Caribbean Endemic Bird Festival Highlights Habitat Restoration

The Green-throated Carib hummingbird depends on a steady source of flower nectar to feed herself and her chicks.
The Green-throated Carib hummingbird depends on a steady source of flower nectar to feed herself and her chicks.

“Restore Habitats, Restore Birds” is the theme for this year’s Caribbean Endemic Bird Festival (CEBF). At dozens of events throughout the region, participants of all ages will learn how restoring local habitats can benefit the unique birds found only in the Caribbean. Events on many islands will include habitat restoration activities like clean ups and distribution of native tree seedlings for planting.

The festival, now in its 14th year, is led by BirdsCaribbean, the largest organization devoted to wildlife conservation in the Caribbean. The month-long festival includes Caribbean-wide activities beginning today – Earth Day (April 22), through to International Biodiversity Day (May 22), in more than twenty countries. The event celebrates the 150 bird species that are found only in the Caribbean, known as endemics. The highly successful program attracts over 80,000 participants and volunteers each year.

CEBF on St. Martin kicks off with the Endemic Animal Festival on Saturday, April 25th from 9am to noon. This festival was created by the association Les Fruits de Mer to celebrate all of St. Martin’s endemic animals, from birds and lizards to insects and spiders. The free event will take place at the Discovery Farm and Garden at Seaside Nature Park in Cay Bay. At the event, Les Fruits de Mer will launch Club Gaïac, a habitat and heritage restoration project centered around one of the most iconic native trees in the Caribbean.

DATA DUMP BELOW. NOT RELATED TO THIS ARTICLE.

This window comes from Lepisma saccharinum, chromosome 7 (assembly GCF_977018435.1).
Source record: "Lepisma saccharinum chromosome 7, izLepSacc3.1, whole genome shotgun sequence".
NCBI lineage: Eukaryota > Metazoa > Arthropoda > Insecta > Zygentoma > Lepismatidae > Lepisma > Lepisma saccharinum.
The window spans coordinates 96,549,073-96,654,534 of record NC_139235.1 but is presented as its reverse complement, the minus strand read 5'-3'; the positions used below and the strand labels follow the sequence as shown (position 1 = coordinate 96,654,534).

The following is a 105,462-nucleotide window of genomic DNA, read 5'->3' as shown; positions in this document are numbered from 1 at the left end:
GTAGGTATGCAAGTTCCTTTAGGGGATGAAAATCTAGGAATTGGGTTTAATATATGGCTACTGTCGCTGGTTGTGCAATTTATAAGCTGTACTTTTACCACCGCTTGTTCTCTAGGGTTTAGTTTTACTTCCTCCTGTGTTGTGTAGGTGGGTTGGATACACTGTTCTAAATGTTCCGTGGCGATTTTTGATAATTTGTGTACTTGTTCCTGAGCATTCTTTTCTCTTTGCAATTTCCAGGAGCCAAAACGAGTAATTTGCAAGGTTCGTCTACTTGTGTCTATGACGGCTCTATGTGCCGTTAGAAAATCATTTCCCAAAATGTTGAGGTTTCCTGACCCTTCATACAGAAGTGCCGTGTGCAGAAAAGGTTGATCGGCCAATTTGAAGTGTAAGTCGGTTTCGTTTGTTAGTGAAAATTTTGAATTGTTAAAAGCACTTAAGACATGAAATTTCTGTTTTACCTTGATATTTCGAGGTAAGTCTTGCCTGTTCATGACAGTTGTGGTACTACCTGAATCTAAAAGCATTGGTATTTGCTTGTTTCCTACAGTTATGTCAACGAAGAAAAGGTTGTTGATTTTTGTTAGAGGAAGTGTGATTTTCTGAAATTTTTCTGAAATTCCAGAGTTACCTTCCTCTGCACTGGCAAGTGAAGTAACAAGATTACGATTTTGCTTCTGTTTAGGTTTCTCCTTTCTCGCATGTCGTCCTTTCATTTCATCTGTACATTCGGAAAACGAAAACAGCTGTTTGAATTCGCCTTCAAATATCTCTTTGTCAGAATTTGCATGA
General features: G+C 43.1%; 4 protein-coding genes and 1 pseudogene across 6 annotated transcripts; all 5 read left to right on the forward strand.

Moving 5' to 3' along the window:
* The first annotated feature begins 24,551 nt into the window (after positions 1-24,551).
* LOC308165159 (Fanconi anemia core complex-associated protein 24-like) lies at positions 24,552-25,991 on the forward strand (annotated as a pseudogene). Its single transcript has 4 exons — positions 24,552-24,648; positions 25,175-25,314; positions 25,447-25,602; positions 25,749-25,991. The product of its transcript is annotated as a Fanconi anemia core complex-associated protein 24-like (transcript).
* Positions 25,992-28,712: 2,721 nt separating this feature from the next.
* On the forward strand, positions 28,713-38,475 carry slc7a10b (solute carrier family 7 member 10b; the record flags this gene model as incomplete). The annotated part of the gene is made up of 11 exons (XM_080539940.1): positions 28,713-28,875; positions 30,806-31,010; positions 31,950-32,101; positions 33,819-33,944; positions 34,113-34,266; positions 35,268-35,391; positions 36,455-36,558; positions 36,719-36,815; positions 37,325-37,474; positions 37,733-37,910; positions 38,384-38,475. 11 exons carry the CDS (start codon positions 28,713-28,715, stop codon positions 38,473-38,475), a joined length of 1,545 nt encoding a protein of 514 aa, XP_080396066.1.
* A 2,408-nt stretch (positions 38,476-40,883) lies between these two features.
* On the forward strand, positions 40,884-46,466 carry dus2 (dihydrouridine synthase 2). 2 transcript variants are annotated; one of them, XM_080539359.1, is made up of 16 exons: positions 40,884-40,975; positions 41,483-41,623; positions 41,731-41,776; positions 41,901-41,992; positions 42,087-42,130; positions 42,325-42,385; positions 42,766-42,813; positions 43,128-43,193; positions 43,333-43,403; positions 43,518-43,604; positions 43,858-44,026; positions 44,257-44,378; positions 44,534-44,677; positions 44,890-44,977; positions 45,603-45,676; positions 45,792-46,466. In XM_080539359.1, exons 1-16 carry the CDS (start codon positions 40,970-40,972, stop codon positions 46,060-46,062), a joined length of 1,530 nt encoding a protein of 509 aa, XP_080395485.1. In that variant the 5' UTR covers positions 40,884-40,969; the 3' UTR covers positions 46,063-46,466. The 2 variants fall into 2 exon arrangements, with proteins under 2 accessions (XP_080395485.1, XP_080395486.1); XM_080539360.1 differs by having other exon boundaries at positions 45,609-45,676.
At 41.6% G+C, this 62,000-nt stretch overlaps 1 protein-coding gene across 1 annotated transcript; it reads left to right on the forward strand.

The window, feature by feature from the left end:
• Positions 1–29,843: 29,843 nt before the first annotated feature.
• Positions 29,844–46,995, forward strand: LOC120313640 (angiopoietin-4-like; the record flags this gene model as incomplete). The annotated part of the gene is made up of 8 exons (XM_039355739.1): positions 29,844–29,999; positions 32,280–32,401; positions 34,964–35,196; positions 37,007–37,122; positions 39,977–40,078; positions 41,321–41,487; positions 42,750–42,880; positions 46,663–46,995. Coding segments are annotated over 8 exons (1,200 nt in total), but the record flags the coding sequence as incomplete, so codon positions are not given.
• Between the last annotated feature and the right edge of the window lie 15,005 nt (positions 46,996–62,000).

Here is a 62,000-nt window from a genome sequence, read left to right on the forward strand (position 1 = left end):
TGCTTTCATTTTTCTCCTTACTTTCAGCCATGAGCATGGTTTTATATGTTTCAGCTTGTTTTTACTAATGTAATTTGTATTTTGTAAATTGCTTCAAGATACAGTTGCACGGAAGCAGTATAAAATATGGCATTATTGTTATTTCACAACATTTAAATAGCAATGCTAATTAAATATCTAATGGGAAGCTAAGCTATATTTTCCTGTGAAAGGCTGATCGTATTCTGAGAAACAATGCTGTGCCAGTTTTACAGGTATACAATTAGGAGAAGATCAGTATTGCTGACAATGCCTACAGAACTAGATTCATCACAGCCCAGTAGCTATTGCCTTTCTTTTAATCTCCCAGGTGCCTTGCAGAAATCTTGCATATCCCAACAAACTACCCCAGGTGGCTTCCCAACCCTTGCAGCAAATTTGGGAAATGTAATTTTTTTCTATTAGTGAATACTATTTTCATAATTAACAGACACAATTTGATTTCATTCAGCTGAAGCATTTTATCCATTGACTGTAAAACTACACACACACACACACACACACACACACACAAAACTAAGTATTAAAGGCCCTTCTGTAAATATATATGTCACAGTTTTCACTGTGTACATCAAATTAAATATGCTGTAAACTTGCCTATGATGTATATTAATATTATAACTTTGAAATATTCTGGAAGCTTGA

The Caribbean Elaenia can live in both forest and scrub areas, but only lives in the Caribbean.
The Caribbean Elaenia can live in both forest and scrub areas, but only lives in the Caribbean.

“Over the last several hundred years, natural habitats in the Caribbean have been degraded and destroyed in every way imaginable,” explained Leo Douglas, President of BirdsCaribbean. “Many unique Caribbean birds are now extinct, and many others are threatened. Restoring habitat helps endemic birds and also restores the natural heritage of Caribbean people.”

Habitat restoration is a boon to birds, but benefits abound for people, too. Mangrove wetlands, for example, prevent erosion, serve as nurseries for fish, and reduce the impact of major storms on our coastlines. Restored habitats and their restored bird populations may also open the door to a growing industry: birdwatching tourism.

“Birding and wildlife tourism is a huge market that is just starting to make a real impact in the Caribbean,” commented Lisa Sorenson, who is leading BirdsCaribbean’s regional bird tourism project called the Caribbean Birding Trail. The United States Fish & Wildlife Service estimated that birding travel spending was US$15 billion for 2011 in the United States alone, over half of which was spent on food and lodging. “Our endemic birds are a unique asset because they can’t be seen anywhere else. Restoring their habitat can bring revenue and jobs to the region, while also protecting nature.”

The goal of the month-long Festival is to increase public awareness of the region’s exceptionally rich and threatened bird life, using the Caribbean’s celebrated endemic birds as flagships of conservation. Festival activities include a diverse array of public events. In addition to the annual Endemic Animal Festival on April 25th, this year a “Mystery Birding Tour” is being organized for May 16th by birding guide Binkie Van Es with help from Nature Foundation St. Maarten, Environmental Protection in the Caribbean and Les Fruits de Mer. The free tour will include presentations about local birds and guided bird watching at multiple sites on the island. Sign-ups for the tour will be available at University of St. Martin and on Facebook. To find out more about the Endemic Animal Festival, visit http://www.lesfruitsdemer.com/events/endemic-animal-festival/.

The Zenaida Dove depends on the seeds of many local plants for its diet.
The Zenaida Dove depends on the seeds of many local plants for its diet.

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